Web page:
Andrew Jefford shares his pain and an anaesthetic to the tortures of flying long-haul economy.
Pressurized cabins, air-conditioning, the close proximity of strangers and a body clock whose two hands are moving in different directions: long-haul air travel is memorable for all the wrong reasons. Perhaps it’s different in First Class and Business, where the wines have been chosen for their lustre and you get to spend the night horizontally, but long years as an economy passenger have taught me one lesson above all. The best drink at 35,000 feet is whisky and water.
I could suggest this is because its aroma and flavour repertoire is less pressure-sensitive than that of wine, or because it is able to pierce the nasal congestion which comes from the desiccating plane-cabin air more effectively.
A more compelling reason, though, is that no drink is better suited to consumption in adversity than whisky. That, in fact, is why it exists. It is the antidote to all the harrowing experiences which Scottish meteorology guarantees. Small wonder it’s unbeatable when you are cooped up for 13 hours between an unwashed, head-lolling backpacker and a proud grandmother with 827 family photos to show you (plus commentary) on her iPhone.
Whisky is so easy to buy and to handle that I don’t understand why airlines select and serve it so poorly. I took four long or very long flights with Qantas recently, in both economy and premium economy. Pre-meal drinks seem to be history, and if you ask for whisky with your meal you are regarded as a pest. If you don’t want ice in your whisky (see below), moreover, you’ll need to say so; ice is obviously the Qantas default service option.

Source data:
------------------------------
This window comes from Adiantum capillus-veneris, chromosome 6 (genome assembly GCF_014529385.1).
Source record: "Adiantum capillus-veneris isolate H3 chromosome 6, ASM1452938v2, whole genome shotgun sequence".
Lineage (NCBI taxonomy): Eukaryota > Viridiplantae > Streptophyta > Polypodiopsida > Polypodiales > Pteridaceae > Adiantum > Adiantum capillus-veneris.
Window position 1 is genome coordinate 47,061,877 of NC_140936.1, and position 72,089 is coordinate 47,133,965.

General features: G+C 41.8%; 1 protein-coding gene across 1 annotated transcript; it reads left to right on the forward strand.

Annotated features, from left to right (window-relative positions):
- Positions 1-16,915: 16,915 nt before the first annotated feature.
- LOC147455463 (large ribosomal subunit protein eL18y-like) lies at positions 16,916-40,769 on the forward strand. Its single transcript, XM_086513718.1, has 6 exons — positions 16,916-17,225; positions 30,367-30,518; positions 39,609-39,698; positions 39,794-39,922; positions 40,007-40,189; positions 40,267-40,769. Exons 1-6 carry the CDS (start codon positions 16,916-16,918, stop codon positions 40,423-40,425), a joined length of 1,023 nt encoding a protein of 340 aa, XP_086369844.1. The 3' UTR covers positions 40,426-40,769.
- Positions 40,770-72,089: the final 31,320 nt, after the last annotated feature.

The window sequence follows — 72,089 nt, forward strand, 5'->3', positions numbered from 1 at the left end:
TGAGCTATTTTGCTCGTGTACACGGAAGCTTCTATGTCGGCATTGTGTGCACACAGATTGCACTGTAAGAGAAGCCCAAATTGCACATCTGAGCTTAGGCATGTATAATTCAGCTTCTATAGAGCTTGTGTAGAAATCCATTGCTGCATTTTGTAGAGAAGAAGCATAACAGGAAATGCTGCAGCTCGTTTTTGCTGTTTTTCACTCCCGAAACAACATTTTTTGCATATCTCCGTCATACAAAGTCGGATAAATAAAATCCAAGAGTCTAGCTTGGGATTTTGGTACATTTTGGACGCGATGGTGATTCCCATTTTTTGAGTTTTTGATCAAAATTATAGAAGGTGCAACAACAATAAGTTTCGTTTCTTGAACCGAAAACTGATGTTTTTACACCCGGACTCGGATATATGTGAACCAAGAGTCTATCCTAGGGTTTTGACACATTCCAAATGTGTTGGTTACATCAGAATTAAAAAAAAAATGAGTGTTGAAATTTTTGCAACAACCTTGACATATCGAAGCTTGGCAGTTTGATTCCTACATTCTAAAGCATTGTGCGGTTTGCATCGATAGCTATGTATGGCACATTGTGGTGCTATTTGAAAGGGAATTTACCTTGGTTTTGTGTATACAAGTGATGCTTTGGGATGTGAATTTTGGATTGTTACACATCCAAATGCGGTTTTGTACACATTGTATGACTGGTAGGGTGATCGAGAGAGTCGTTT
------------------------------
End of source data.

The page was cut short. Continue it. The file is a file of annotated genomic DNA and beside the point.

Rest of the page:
The exclusive supplier to Qantas is evidently Pernod-Ricard, and the only Scotch in economy is the flimsy Ballantine’s. What can I say, other than alas? In Premium Economy, the choice is better: Glenlivet or Chivas Regal (age statement unstated, but they are all skilfully blended). Ok, the style difference isn’t huge, and much of the Chivas malt skeleton will come from Glenlivet in any case: Speyside at its most graceful. Do you, though, get asked which you’d like? You don’t. Do you, later, get told which you’ve been given? You don’t. They are all poured for you in the galley, away from your curious eyes. Perhaps it’s fun to guess which is which, but mostly it just commoditizes a drink whose identity did not deserve commoditization.
I’m glad that airlines like Qantas champion their wine selections (though even the wines are briskly and anonymously served in both economy and premium economy), but the other drinks matter, too. On long flights, speed of service need not be a desideratum. The room for improvement is generous.
A word on ice
Whisky on the rocks? I don’t want to be pompous: it looks nice, it rattles when you shake it, and mostly it’s very cold when it reaches the lips. But in every other respect, ice and whisky are enemies. Yin and yang, locked in mortal combat.
If you want to do the spirit justice, ask for a whisky and water — with the water served separately. For the record, this is Scottish standard practice among those wise drinkers who care. You’d like to sniff the ‘creature’ (as the Scots love to call it) on its own, undiluted, or rather distillery-diluted; the creature, too, wants to meet you in that way, and express itself aromatically. Then add water; if Scottish spring or mineral water, so much the better. How much? Your choice. I’d recommend at least one-third water; fifty-fifty is my own choice. The aromatics change; and the drink is now drinkable, from first sip to last, at an identical temperature. Its profundities become palpable; life mellows.
And with ice? The first sip is over-cold and over-strong; every subsequent mouthful emerges at some new and invariably chaotic, unfathomable and unpredictable declension of strength and temperature. Ice sometimes seems to make a scum form on the surface of the whisky. When the final mouthfuls come — the summum, friends, the climax — they are tepid and feebly dilute. No, no, no.